# Finished Sub-Projects¶

## Probabilistic Synchronous Parallel¶

By Benjamin P. W. Catterall | Part III | June 2017 | {Thesis} {ArXiv 1709}

The synchronisation scheme used to manage parallel updates of a distributed machine learning model can dramatically impact performance. System and algorithm designers need methods which allow them to make trade-offs between fully asynchronous and fully deterministic schemes. Barrier control methods represent one possible solution. In this report, I present Probabilistic Synchronous Parallel (PSP), a barrier control method for distributed machine learning. I provide analytical proofs of convergence and carry out an experimental verification of the method using a bespoke simulator. I find that PSP improves the convergence speed and iteration throughput of more traditional barrier control methods. Furthermore, I demonstrate that PSP provides stronger convergence guarantees than a fully asynchronous design whilst maintaining the general characteristics of stronger methods.

## Supporting Browser-based Machine Learning¶

By Tudor Petru Tiplea | Part III | June 2018 | {Thesis}

Because it can tell so much about nature and people, digital data is collected and analysed in immeasurable quantities. Processing this data often requires collections of resources typically organised in massive data centres, a paradigm known as cloud computing. However, this paradigm has certain limitations. Apart from the often prohibitive costs, cloud computing requires data centralisation, which could slow down real-time applications, or require exorbitant storage. Edge computing—a solution aiming to move computation to the network’s edge — is regarded as a promising alternative, especially when tailored for Internet-of-Things deployment.

Aiming for more large-scale adoption, this project provides a proof of concept for edge computing support on an ubiquitous platform—the web-browser. This work is framed within an emerging OCaml ecosystem for data processing and machine learning applications. We explored options for OCaml-to-JavaScript compilation, and extended Owl, the main library in the ecosystem, guided by those findings. Next, we researched solutions for efficient data transmissions between browsers, then based on that, implemented a browser-compatible communication system analogous to TCP/IP network sockets. This system was later used to modify Actor, Owl’s distributed computing engine, making it deployable in the browser.

We demonstrated our work on Owl was successful, exemplifying the browser-deployed localised computing capabilities. The performance limitations of this part were analysed, and we suggest directions for optimisations based on empirical results. We also illustrated the accomplishment of browser-based distributed computing, again identifying limitations that must be overcome in the future for a complete solution.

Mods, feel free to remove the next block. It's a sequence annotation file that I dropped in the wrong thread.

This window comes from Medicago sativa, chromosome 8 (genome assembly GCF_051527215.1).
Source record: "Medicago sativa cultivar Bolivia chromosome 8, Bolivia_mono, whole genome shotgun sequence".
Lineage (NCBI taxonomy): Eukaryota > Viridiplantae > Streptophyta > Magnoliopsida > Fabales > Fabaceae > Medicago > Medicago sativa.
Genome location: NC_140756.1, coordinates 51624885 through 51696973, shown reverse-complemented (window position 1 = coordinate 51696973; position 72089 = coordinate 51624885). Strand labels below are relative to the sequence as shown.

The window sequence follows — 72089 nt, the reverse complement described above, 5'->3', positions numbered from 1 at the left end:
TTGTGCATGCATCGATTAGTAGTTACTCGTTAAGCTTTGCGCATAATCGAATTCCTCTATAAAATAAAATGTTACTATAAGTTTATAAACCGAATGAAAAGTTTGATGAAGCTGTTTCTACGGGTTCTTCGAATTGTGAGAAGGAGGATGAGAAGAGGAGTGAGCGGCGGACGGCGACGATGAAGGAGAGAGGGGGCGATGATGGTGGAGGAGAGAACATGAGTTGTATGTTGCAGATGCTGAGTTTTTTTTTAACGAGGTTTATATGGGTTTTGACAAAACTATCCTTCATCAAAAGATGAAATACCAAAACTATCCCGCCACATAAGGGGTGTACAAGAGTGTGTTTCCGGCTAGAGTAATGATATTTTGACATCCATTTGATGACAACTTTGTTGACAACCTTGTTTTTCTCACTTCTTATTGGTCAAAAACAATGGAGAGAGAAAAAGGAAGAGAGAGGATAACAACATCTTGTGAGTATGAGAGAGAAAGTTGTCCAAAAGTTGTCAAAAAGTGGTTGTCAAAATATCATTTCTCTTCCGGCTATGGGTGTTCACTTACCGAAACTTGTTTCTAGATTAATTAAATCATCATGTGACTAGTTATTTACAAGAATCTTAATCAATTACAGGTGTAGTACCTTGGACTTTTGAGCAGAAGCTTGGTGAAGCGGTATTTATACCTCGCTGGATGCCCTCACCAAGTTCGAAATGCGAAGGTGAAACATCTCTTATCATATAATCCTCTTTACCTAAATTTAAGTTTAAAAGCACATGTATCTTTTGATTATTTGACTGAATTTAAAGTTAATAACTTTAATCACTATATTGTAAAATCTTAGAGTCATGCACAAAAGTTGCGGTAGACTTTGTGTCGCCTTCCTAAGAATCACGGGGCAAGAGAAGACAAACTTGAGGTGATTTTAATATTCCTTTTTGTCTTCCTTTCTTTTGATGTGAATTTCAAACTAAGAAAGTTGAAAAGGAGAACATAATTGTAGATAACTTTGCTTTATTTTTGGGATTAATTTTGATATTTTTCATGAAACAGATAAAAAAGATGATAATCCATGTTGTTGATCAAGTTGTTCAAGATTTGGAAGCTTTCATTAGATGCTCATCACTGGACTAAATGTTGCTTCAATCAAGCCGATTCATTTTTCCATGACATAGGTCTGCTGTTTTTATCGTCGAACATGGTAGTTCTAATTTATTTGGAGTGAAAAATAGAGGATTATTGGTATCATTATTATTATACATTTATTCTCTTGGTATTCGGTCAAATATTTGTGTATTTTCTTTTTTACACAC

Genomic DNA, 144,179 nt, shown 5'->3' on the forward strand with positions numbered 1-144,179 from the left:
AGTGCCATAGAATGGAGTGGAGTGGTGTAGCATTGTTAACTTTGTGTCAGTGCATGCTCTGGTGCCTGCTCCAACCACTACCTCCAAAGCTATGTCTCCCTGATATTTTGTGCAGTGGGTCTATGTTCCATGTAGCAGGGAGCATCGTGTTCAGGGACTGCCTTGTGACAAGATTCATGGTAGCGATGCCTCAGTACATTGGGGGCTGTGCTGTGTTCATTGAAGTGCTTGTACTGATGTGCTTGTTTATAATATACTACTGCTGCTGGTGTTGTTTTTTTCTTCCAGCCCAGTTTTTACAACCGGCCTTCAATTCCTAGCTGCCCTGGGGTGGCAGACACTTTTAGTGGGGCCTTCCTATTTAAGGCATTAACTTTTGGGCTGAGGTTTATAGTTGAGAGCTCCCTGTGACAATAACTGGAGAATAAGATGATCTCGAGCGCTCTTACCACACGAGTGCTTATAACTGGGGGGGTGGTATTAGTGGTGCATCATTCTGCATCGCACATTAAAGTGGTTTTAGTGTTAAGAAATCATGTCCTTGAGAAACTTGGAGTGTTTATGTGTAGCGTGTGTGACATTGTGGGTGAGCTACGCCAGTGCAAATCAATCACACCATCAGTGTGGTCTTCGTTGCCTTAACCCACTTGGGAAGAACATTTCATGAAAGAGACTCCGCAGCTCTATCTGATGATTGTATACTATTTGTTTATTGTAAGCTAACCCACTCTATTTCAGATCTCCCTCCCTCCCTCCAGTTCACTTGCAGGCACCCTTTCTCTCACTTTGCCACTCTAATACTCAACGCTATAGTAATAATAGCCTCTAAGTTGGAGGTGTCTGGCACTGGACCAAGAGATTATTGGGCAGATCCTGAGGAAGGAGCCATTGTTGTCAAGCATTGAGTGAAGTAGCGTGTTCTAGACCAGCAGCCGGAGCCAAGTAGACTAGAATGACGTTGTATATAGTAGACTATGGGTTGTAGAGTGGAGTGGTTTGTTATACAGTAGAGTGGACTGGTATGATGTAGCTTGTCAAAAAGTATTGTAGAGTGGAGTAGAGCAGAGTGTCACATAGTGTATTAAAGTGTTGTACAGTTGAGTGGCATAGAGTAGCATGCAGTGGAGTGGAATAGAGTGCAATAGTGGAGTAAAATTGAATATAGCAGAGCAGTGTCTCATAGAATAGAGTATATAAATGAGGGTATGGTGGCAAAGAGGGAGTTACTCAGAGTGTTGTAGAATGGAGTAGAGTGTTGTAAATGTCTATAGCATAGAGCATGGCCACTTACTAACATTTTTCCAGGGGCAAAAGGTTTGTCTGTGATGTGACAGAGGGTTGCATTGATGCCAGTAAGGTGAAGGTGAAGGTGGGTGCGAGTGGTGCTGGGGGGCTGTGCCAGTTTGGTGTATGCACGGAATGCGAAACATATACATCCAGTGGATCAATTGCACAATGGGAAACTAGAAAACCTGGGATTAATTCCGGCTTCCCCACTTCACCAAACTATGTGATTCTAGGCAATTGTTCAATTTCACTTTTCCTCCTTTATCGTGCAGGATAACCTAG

## Adaptable Asynchrony in Distributed Learning¶

By De Sheng Royson Lee | M.Phil | June 2018 | {Thesis}

Distributed training of deep learning models is typically trained using stochastic optimisation in an asynchronous or synchronous environment. Increasing asynchrony is known to add noise introduced from stale gradient updates, whereas relying on synchrony may be inefficient due to stragglers. Although there has been a wide range of approaches to mitigate or even negate these weaknesses, little has been done to improve asynchronous adaptive stochastic gradient descent (SGD) optimisation. In this report, I survey these approaches and propose a technique to better train these models. In addition, I empirically show that the technique works well with delay-tolerance adaptive SGD optimisation algorithms, improving the rate of convergence, stability, and test accuracy. I also demonstrate that my approach performs consistently well in a dynamic environment in which the number of workers changes uniformly at random.

## Applications of Linear Types¶

By Dhruv C. Makwana | Part III | June 2018 | {Thesis} {Github}

In this thesis, I argue that linear types are an appropriate, type-based formalism for expressing aliasing, read/write permissions, memory allocation, re-use and deallocation, first, in the context of the APIs of linear algebra libraries and then in the context of matrix expression compilation. I show that framing the problem using linear types can reduce bugs by making precise and explicit, the informal, ad-hoc practices typically employed by experts and matrix expression compilers and automate checking them.

As evidence for this argument, I show non-trivial, yet readable, linear algebra programs, that are safe and explicit (with respect to aliasing, read/write permissions, memory allocation, re-use and deallocation) which (1) are more memory-efficient than equivalent programs written using high- level linear algebra libraries and (2) perform just as predictably as equivalent programs written using low-level linear algebra libraries. I also argue the experience of writing such programs with linear types is qualitatively better in key respects. In addition to all of this, I show that it is possible to provide such features as a library on top of existing programming languages and linear algebra libraries.

## Composing Data Analytical Services¶

By Jianxin Zhao | PhD | June 2018 | {ArXiv 1805}

Data analytics on the cloud is known to have issues such as increased response latency, communication cost, single point failure, and data privacy concerns. While moving analytics from cloud to edge devices has recently gained rapid growth in both academia and industry, this topic still faces many challenges such as limited computation resource on the edge. In this report, we further identify two main challenges: the composition and deployment of data analytics services on edge devices. Initially, the Zoo system is designed to make it convenient for developers to share and execute their OCaml code snippets, with fine-grained version control mechanism. We then extend it to address those two challenges. On one hand, Zoo provides simple domain-specific language and high-level types to enable easy and type-safe composition of different data analytics services. On the other hand, it utilises multiple deployment backends, including Docker container, JavaScript, and MirageOS, to accommodate the heterogeneous edge deployment environment. We demonstrate the expressiveness of Zoo with a use case, and thoroughly compare the performance of different deployment backends in evaluation.